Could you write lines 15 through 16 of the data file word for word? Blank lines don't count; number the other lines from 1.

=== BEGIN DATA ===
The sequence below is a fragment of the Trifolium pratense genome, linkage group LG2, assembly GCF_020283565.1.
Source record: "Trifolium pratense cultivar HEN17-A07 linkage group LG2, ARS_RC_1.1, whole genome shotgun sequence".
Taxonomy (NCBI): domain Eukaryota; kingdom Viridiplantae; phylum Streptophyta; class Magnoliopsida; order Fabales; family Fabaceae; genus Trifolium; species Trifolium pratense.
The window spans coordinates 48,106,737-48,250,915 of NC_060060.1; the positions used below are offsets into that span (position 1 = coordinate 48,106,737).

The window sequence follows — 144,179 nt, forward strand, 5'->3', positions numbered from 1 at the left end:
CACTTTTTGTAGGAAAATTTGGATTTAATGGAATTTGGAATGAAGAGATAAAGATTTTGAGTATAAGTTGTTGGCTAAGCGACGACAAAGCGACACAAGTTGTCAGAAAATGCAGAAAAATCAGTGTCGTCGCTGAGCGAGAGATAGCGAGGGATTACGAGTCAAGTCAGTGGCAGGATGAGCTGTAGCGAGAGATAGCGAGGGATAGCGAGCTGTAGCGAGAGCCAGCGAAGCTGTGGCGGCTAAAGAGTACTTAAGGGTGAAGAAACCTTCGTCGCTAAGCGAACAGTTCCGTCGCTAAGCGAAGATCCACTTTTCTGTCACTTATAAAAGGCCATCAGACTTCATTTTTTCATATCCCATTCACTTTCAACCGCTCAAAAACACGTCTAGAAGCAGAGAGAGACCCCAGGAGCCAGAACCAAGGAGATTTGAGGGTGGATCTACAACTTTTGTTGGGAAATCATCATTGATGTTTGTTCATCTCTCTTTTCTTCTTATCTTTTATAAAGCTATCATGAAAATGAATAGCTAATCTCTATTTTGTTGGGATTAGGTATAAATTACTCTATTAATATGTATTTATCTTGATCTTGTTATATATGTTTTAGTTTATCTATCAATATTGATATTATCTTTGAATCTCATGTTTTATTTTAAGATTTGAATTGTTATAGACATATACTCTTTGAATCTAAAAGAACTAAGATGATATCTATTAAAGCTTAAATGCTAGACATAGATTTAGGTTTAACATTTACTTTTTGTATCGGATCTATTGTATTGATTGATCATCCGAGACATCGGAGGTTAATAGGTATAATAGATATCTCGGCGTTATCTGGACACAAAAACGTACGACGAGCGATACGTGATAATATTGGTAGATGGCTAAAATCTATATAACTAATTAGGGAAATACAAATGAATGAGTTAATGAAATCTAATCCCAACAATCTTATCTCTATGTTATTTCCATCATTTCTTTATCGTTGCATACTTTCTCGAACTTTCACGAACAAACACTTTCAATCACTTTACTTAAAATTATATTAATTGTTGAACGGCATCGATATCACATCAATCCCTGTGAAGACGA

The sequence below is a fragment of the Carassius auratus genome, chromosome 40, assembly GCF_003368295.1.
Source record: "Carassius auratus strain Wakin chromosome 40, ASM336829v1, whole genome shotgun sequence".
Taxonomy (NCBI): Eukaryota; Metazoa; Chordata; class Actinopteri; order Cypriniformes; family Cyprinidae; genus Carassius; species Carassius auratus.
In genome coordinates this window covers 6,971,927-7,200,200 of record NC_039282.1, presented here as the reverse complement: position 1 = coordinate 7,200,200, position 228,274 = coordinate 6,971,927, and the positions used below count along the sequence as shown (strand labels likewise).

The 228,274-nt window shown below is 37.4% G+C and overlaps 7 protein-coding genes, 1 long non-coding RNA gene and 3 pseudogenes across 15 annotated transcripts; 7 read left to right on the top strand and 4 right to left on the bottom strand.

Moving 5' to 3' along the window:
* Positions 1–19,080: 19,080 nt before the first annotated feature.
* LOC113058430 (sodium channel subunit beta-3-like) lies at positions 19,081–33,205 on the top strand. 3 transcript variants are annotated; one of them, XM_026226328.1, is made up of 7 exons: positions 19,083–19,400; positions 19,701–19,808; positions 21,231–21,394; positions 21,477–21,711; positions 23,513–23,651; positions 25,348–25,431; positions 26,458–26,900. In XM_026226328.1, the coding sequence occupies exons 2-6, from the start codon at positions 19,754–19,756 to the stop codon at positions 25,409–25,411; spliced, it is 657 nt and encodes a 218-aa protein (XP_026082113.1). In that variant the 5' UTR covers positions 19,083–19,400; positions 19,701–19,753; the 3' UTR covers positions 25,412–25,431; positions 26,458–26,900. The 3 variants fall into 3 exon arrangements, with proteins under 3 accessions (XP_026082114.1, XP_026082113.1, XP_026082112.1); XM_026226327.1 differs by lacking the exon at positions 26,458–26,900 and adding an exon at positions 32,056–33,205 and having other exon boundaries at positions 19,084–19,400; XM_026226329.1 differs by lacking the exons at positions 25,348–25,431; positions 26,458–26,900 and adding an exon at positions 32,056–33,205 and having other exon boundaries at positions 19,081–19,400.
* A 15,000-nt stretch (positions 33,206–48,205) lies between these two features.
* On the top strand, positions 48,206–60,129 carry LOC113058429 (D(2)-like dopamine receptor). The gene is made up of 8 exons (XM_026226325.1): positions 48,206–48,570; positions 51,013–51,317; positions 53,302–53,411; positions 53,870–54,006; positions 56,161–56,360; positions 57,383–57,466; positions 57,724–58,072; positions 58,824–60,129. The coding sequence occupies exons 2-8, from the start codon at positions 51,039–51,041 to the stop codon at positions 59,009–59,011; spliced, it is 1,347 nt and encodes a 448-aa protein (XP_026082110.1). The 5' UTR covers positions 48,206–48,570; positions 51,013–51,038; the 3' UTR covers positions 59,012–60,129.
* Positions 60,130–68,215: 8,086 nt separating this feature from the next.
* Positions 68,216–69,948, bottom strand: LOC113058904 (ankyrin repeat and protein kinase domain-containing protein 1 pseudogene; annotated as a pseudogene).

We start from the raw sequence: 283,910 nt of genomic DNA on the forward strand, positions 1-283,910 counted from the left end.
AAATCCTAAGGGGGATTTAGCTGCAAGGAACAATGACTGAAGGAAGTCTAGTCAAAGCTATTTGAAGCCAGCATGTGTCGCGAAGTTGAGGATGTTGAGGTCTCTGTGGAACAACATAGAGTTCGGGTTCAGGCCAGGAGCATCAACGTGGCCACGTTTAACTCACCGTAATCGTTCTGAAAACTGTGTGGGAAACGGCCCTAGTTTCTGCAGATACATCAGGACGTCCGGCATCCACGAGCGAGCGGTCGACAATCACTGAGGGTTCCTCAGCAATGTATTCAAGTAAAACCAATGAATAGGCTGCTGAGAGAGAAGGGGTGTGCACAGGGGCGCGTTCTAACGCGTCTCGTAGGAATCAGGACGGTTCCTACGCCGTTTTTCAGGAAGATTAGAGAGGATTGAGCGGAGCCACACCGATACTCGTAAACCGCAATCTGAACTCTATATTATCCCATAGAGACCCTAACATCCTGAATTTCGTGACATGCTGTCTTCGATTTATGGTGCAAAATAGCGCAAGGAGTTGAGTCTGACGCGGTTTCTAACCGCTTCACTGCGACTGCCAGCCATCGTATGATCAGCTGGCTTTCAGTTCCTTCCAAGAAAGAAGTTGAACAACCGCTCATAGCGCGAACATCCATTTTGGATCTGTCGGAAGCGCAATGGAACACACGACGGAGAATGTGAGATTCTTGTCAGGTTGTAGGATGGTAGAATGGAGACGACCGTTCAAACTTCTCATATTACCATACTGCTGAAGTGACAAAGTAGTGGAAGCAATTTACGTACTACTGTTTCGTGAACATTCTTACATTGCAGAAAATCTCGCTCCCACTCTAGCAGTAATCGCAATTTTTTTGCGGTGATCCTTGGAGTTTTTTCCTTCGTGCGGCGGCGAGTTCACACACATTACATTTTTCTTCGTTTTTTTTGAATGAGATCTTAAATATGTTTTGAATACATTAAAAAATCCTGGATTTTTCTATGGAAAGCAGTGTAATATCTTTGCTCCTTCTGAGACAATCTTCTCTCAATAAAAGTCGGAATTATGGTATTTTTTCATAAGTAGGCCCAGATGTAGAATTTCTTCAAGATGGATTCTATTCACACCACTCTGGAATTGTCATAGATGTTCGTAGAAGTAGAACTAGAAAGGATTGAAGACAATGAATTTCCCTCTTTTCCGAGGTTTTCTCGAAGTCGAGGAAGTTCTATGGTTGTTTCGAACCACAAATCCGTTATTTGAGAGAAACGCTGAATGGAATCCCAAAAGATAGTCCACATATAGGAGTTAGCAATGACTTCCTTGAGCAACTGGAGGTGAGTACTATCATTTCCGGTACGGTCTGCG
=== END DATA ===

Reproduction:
* A 15,000-nt stretch (positions 33,206–48,205) lies between these two features.
* On the top strand, positions 48,206–60,129 carry LOC113058429 (D(2)-like dopamine receptor). The gene is made up of 8 exons (XM_026226325.1): positions 48,206–48,570; positions 51,013–51,317; positions 53,302–53,411; positions 53,870–54,006; positions 56,161–56,360; positions 57,383–57,466; positions 57,724–58,072; positions 58,824–60,129. The coding sequence occupies exons 2-8, from the start codon at positions 51,039–51,041 to the stop codon at positions 59,009–59,011; spliced, it is 1,347 nt and encodes a 448-aa protein (XP_026082110.1). The 5' UTR covers positions 48,206–48,570; positions 51,013–51,038; the 3' UTR covers positions 59,012–60,129.